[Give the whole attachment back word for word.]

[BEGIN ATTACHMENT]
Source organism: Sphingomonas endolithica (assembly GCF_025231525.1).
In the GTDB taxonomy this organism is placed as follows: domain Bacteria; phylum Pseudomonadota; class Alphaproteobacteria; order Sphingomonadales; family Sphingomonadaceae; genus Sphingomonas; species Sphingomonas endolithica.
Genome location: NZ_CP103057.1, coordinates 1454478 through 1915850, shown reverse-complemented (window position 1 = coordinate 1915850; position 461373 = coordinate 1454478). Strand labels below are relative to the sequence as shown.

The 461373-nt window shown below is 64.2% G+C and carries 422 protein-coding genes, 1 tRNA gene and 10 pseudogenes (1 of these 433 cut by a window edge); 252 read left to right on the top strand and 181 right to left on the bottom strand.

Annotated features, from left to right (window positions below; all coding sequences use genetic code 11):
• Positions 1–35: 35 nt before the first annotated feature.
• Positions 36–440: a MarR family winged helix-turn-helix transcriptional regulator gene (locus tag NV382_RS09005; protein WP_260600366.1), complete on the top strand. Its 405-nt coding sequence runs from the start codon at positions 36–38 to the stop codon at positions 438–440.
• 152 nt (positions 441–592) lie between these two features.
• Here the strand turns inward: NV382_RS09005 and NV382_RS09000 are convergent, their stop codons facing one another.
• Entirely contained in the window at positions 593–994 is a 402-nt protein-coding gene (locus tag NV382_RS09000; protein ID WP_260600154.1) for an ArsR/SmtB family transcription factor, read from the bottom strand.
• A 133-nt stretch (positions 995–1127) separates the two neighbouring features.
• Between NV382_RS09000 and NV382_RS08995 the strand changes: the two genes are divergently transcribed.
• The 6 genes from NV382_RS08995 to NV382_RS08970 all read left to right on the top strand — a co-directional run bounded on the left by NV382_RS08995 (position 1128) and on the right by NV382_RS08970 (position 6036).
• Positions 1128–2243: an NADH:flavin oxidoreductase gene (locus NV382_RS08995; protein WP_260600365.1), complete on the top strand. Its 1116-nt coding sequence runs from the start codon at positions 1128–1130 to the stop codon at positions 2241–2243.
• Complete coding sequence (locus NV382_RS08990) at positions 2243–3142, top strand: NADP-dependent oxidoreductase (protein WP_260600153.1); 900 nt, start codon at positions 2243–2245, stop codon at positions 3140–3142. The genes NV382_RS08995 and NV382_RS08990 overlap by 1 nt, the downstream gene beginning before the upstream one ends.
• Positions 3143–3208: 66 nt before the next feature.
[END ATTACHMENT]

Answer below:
Source organism: Sphingomonas endolithica (assembly GCF_025231525.1).
In the GTDB taxonomy this organism is placed as follows: domain Bacteria; phylum Pseudomonadota; class Alphaproteobacteria; order Sphingomonadales; family Sphingomonadaceae; genus Sphingomonas; species Sphingomonas endolithica.
Genome location: NZ_CP103057.1, coordinates 1454478 through 1915850, shown reverse-complemented (window position 1 = coordinate 1915850; position 461373 = coordinate 1454478). Strand labels below are relative to the sequence as shown.

The 461373-nt window shown below is 64.2% G+C and carries 422 protein-coding genes, 1 tRNA gene and 10 pseudogenes (1 of these 433 cut by a window edge); 252 read left to right on the top strand and 181 right to left on the bottom strand.

Annotated features, from left to right (window positions below; all coding sequences use genetic code 11):
• Positions 1–35: 35 nt before the first annotated feature.
• Positions 36–440: a MarR family winged helix-turn-helix transcriptional regulator gene (locus tag NV382_RS09005; protein WP_260600366.1), complete on the top strand. Its 405-nt coding sequence runs from the start codon at positions 36–38 to the stop codon at positions 438–440.
• 152 nt (positions 441–592) lie between these two features.
• Here the strand turns inward: NV382_RS09005 and NV382_RS09000 are convergent, their stop codons facing one another.
• Entirely contained in the window at positions 593–994 is a 402-nt protein-coding gene (locus tag NV382_RS09000; protein ID WP_260600154.1) for an ArsR/SmtB family transcription factor, read from the bottom strand.
• A 133-nt stretch (positions 995–1127) separates the two neighbouring features.
• Between NV382_RS09000 and NV382_RS08995 the strand changes: the two genes are divergently transcribed.
• The 6 genes from NV382_RS08995 to NV382_RS08970 all read left to right on the top strand — a co-directional run bounded on the left by NV382_RS08995 (position 1128) and on the right by NV382_RS08970 (position 6036).
• Positions 1128–2243: an NADH:flavin oxidoreductase gene (locus NV382_RS08995; protein WP_260600365.1), complete on the top strand. Its 1116-nt coding sequence runs from the start codon at positions 1128–1130 to the stop codon at positions 2241–2243.
• Complete coding sequence (locus NV382_RS08990) at positions 2243–3142, top strand: NADP-dependent oxidoreductase (protein WP_260600153.1); 900 nt, start codon at positions 2243–2245, stop codon at positions 3140–3142. The genes NV382_RS08995 and NV382_RS08990 overlap by 1 nt, the downstream gene beginning before the upstream one ends.
• Positions 3143–3208: 66 nt before the next feature.